5.11.3. Custom

In some cases a project might need a (proprietary) tool(s) that is not supported by devonfw-ide. A very simple solution is to get a release of devonfw-ide and add the tool(s) to the software folder and then distribute this modified release to your team. However, this has several drawbacks as you then have a fork of devonfw-ide all will loose your tool(s) when updating to a new release.

As a solution for this need, devonfw-ide offers you to configure cutom tools via the DEVON_IDE_CUSTOM_TOOLS variable. It can be defined in devon.properties of your settings git repository as an array of the custom tools you need to add. Each entry applies:

  • It needs to have the form «tool»:«version»[:all][:«repository-url»]

  • The first entry must have the «repository-url» included which is used as default

  • Further entries will inherit this default if omitted

  • This URL is used in the same way as described above for a software repository.

  • The DEVON_SOFTWARE_REPOSITORY variable is ignored by this feature.

  • The optional infix :all is used to indicate that the tool is platform independent. Otherwise an OS specific infix is appended the the file URL to download for your platform (windows, linux, or mac).

As an example we define the following in ${DEVON_IDE_HOME}/settings/devon.properties:

DEVON_IDE_CUSTOM_TOOLS=(jboss-eap:7.1.4.GA:all:https://host.tld/projects/my-project firefox:70.0.1)

This will download and extract the following to your software folder:

Please note that if you are not using windows, the -windows suffix will be -mac or -linux.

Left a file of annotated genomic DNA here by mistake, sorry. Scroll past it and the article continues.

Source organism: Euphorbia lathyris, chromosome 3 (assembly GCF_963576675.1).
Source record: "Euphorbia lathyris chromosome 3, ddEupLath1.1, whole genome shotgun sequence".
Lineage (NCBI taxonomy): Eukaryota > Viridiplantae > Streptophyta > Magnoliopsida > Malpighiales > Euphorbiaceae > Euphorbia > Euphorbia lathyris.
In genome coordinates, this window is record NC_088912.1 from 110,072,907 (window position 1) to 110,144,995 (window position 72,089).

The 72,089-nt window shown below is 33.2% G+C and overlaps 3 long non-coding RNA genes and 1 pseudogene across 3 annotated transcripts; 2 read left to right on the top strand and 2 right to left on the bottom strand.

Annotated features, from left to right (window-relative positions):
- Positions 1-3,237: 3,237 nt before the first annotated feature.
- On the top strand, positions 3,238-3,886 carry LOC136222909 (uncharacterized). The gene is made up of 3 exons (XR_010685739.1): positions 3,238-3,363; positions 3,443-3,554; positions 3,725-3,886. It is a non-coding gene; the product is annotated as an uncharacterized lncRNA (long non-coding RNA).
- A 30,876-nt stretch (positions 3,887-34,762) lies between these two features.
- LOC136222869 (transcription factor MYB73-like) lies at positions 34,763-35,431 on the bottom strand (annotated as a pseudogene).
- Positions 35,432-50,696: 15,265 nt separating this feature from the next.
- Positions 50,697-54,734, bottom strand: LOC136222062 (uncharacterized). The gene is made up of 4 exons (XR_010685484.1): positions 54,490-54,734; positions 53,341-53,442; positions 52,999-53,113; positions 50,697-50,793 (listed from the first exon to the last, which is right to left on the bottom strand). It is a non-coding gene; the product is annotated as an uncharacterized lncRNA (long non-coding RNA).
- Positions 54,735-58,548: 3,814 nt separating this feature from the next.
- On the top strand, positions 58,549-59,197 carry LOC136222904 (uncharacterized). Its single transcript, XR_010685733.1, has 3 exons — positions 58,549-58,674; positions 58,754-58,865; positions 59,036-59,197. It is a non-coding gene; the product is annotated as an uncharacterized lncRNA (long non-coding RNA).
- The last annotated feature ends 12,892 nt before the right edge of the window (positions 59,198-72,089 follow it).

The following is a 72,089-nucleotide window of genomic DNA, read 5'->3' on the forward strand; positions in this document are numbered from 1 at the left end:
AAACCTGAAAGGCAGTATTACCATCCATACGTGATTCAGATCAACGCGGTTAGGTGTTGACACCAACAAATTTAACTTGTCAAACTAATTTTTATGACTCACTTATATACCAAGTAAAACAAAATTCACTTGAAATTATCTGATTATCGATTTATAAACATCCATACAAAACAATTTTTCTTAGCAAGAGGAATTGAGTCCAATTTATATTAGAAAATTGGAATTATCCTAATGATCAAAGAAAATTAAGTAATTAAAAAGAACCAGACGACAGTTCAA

5.12. Integration

The devonfw-ide already brings a lot of integration out of the box. This page is for users that want to get even more out of it. For instance this IDE ships with a console script to open a shell with the environment variables properly set for your devonfw-ide installation, so you get the correct version of your tools (Java, Maven, Yarn, etc.). However, you might want to open a shell from your IDE or your file manager. For some of these use-cases you need additional tweaks that are described on this page.

5.12.1. Windows

devonfw-ide automatically integrates with Windows-Explorer during setup.


If you want to open a CMD (MS Dos Shell) directly from Windows-Explorer simply right-click on the folder in your devonfw-ide you want to open. From the context menu click on Open Devon CMD shell here. This will open CMD and automatically initialize your environment according to the devonfw-ide project containing the folder (if any, see above).


Just like for CMD you can also click Git Bash Here from Windows-Explorer context-menu to open a git bash. If you have selected a folder in your devonfw-ide installation, it will automatically initialize your environment.


In case you have cygwin installed on your machine, the devonfw-ide will autodetect this during setup and also install a Windows-Explorer integration. Just choose Open Devon Cygwin Bash Here to open cygwin bash and initialize your devonfw-ide environment.


ConEmu is a great extension that brings additional features such as tabs to your windows shells. If you like it, you will also want to have it integrated with devonfw-ide. All you need to do is follow these simple steps:

  • Copy the file CmdInit.cmd from your ConEmu installation (C:\Program Files\ConEmu\ConEmu\CmdInit.cmd) to a personal folder (e.g. C:\Users\MYLOGIN\scripts).

  • Modify this copy of CmdInit.cmd by adding the line IDEenv (e.g. at line 6) and saving.

  • Go to ConEmu and open the settings (via context menu or [Windows][Alt][p]).

  • Select Startup > Tasks from the left tree.

  • Select the first option form Predefined tasks (command groups) ({Shells::cmd})

  • In the text area at the right bottom modify the location of CmdInit.cmd to your customized copy (%HOME%\scripts\CmdInit.cmd).

  • Select Integration from the left tree.

  • Click on the upper Register button (for ConEmu Here).

  • Click on Save settings

Now you have the option ConEmu here if you right click on a folder in Windows Explorer that will open a new tab in ConEmu and automatically setup your environment according to the devonfw-ide project containing the folder (if any, see above).